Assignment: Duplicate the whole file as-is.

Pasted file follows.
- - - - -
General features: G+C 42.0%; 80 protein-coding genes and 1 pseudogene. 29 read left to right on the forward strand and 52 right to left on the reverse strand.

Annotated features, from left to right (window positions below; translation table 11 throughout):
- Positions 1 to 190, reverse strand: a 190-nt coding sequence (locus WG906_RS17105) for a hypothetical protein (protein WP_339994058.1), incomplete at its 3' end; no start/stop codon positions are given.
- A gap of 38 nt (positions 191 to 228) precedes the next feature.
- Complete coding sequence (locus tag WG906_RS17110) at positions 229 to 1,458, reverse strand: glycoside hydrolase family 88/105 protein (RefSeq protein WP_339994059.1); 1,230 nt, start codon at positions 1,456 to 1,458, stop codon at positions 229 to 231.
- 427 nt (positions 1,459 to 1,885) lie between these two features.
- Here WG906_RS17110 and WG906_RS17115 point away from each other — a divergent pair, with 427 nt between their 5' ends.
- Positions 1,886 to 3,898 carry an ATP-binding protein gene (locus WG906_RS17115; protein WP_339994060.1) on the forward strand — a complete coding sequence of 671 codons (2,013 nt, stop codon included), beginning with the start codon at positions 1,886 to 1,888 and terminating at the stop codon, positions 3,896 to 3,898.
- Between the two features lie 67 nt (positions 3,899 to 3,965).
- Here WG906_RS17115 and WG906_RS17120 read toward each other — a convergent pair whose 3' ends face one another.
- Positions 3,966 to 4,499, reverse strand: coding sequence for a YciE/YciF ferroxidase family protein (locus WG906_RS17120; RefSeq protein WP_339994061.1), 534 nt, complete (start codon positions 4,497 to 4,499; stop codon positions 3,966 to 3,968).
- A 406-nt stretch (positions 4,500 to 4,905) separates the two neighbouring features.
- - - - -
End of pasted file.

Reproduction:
General features: G+C 42.0%; 80 protein-coding genes and 1 pseudogene. 29 read left to right on the forward strand and 52 right to left on the reverse strand.

Annotated features, from left to right (window positions below; translation table 11 throughout):
- Positions 1 to 190, reverse strand: a 190-nt coding sequence (locus WG906_RS17105) for a hypothetical protein (protein WP_339994058.1), incomplete at its 3' end; no start/stop codon positions are given.
- A gap of 38 nt (positions 191 to 228) precedes the next feature.
- Complete coding sequence (locus tag WG906_RS17110) at positions 229 to 1,458, reverse strand: glycoside hydrolase family 88/105 protein (RefSeq protein WP_339994059.1); 1,230 nt, start codon at positions 1,456 to 1,458, stop codon at positions 229 to 231.
- 427 nt (positions 1,459 to 1,885) lie between these two features.
- Here WG906_RS17110 and WG906_RS17115 point away from each other — a divergent pair, with 427 nt between their 5' ends.
- Positions 1,886 to 3,898 carry an ATP-binding protein gene (locus WG906_RS17115; protein WP_339994060.1) on the forward strand — a complete coding sequence of 671 codons (2,013 nt, stop codon included), beginning with the start codon at positions 1,886 to 1,888 and terminating at the stop codon, positions 3,896 to 3,898.
- Between the two features lie 67 nt (positions 3,899 to 3,965).
- Here WG906_RS17115 and WG906_RS17120 read toward each other — a convergent pair whose 3' ends face one another.
- Positions 3,966 to 4,499, reverse strand: coding sequence for a YciE/YciF ferroxidase family protein (locus WG906_RS17120; RefSeq protein WP_339994061.1), 534 nt, complete (start codon positions 4,497 to 4,499; stop codon positions 3,966 to 3,968).
- A 406-nt stretch (positions 4,500 to 4,905) separates the two neighbouring features.